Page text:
The summer of Manson is upon us. Ahead of the 50th anniversary of the mass murder masterminded by Charles Manson, a wave of content is coming our way.
The grisly slayings of eight people — including the very pregnant Sharon Tate — cast a long shadow over the romantic adventure of the 60s counterculture, fascinating and haunting us to this day.
Out now in theaters is CHARLIE SAYS, the second of a trio of Manson family films this year. Rather than focus on the violence, CHARLIE SAYS is a sensitive, psychological portrait of three of Charlie’s girls -- as they descend into the madness of Manson’s world, and with the help of a grad student, go through a deprogramming process in prison.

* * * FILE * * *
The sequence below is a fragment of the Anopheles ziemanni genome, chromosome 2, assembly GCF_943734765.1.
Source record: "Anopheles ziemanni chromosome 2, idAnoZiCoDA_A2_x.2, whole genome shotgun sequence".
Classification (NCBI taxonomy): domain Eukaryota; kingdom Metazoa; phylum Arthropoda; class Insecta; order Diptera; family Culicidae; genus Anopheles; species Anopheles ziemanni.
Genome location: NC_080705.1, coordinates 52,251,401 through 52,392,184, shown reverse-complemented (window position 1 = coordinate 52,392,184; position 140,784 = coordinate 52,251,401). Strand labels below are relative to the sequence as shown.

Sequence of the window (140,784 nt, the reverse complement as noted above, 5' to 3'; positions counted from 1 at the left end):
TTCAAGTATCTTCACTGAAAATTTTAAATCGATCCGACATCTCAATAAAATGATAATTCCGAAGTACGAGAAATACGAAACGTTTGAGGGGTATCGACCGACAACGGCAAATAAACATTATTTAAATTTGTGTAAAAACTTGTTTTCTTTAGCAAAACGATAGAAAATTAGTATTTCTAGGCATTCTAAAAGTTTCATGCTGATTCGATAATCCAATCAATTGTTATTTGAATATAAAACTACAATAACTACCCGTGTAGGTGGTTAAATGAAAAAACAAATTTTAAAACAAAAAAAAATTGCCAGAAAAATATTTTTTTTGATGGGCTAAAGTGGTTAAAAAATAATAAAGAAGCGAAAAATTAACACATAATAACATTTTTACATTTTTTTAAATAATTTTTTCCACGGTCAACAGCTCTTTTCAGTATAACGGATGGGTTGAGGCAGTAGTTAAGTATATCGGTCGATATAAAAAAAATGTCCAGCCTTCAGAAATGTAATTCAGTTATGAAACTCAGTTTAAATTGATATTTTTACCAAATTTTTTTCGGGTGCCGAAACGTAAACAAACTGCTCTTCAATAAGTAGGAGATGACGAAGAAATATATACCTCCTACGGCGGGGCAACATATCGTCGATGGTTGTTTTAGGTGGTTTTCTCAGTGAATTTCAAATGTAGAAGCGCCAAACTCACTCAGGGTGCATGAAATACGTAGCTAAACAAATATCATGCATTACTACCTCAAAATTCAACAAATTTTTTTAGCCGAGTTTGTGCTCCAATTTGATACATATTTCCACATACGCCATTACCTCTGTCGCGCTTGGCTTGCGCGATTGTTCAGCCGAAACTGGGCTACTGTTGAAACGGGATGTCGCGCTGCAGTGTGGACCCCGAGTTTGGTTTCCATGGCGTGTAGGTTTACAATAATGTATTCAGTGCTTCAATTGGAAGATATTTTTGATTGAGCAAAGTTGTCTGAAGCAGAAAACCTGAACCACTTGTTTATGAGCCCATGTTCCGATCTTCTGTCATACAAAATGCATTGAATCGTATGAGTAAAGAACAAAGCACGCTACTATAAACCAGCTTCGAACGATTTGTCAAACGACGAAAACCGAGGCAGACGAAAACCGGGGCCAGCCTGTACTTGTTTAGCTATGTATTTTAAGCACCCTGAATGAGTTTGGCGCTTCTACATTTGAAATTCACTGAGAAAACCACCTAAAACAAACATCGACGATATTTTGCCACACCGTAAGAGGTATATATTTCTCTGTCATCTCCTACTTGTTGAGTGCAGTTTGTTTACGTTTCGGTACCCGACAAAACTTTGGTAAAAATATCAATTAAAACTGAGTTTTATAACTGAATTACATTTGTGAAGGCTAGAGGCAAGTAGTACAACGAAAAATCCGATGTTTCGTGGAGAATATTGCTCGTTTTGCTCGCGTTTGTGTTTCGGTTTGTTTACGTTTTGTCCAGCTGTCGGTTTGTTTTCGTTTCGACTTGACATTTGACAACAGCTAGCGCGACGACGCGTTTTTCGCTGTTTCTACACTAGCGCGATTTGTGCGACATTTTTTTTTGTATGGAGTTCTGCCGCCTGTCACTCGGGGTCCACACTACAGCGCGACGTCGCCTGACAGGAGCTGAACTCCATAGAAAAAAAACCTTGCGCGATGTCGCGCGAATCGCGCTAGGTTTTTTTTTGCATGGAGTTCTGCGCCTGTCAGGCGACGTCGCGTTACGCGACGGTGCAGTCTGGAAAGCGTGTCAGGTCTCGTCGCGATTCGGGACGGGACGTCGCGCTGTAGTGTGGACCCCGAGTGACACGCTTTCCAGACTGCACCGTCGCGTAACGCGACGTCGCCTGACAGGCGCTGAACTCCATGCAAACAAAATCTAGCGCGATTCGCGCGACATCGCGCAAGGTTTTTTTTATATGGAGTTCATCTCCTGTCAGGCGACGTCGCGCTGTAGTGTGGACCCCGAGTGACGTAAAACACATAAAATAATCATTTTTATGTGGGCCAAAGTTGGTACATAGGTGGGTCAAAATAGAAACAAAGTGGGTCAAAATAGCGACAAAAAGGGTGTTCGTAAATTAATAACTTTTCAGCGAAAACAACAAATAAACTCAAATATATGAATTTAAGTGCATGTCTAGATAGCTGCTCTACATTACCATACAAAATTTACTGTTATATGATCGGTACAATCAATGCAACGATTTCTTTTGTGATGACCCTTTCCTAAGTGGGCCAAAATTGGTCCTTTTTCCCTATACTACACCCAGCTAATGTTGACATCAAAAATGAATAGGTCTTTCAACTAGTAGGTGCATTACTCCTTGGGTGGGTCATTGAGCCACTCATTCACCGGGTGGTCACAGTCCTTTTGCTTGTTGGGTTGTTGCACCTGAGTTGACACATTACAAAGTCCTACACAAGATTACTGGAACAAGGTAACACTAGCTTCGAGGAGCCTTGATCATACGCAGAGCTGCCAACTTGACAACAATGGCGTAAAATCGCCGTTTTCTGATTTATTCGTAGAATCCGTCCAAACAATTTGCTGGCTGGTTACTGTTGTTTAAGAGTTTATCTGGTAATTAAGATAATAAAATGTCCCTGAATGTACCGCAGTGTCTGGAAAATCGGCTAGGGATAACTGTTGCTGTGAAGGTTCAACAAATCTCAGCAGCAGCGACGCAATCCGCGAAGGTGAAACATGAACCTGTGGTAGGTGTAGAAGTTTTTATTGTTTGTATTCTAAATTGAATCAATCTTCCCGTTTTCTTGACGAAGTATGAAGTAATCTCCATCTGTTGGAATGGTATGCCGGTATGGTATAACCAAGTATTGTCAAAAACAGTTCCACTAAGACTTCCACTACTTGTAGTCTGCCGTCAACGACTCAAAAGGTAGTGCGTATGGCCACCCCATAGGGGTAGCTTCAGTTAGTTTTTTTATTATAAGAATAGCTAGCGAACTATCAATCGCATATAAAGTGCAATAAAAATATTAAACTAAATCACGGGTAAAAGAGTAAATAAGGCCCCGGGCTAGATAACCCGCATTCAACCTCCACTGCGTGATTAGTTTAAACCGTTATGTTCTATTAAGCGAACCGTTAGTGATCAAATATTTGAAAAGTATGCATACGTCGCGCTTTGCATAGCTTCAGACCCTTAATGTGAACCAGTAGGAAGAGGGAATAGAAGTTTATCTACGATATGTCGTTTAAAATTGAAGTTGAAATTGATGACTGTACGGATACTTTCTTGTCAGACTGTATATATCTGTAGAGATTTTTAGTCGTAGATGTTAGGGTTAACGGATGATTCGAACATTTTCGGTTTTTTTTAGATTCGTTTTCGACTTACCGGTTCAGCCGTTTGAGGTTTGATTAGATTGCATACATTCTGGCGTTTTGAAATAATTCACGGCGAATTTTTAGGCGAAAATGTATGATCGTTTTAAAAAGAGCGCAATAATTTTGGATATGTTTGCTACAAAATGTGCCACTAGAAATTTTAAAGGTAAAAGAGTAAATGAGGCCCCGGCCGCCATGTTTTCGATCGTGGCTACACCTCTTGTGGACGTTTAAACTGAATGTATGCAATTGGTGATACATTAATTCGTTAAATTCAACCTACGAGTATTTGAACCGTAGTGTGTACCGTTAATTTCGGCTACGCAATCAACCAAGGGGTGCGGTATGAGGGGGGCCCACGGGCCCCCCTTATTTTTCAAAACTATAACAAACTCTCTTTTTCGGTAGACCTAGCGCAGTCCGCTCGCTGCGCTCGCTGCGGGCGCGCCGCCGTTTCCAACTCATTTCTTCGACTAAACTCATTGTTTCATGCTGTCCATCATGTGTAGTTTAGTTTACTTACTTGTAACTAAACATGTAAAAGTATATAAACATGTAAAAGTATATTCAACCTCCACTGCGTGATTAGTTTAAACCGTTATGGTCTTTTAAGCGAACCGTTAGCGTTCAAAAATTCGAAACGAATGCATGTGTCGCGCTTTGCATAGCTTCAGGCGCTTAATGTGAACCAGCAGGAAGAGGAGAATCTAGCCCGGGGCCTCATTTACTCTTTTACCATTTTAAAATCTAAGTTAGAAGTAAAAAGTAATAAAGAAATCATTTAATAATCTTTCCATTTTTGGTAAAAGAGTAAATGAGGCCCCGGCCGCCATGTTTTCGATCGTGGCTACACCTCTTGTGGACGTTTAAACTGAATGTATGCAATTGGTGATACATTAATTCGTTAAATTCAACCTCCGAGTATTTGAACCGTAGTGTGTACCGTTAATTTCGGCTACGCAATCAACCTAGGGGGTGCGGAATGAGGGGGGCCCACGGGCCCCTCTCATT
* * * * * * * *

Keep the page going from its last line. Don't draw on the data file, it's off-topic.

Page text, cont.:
LA Times film writer Mark Olsen ( @IndieFocus) talks with the movie’s director Mary Harron and writer @turnerguinevere, the filmmakers behind AMERICAN PSYCHO. Harron and Turner discuss their efforts to capture the domestic abuse and manipulation within the Manson family, along with the sexism of their freewheeling commune life.
But first, Olsen chats with critic and self-described Manson head @katiewalshstx , who calls CHARLIE SAYS a deeply feminist film that captures the toxic masculinity and sexual manipulation practiced by Charles Manson.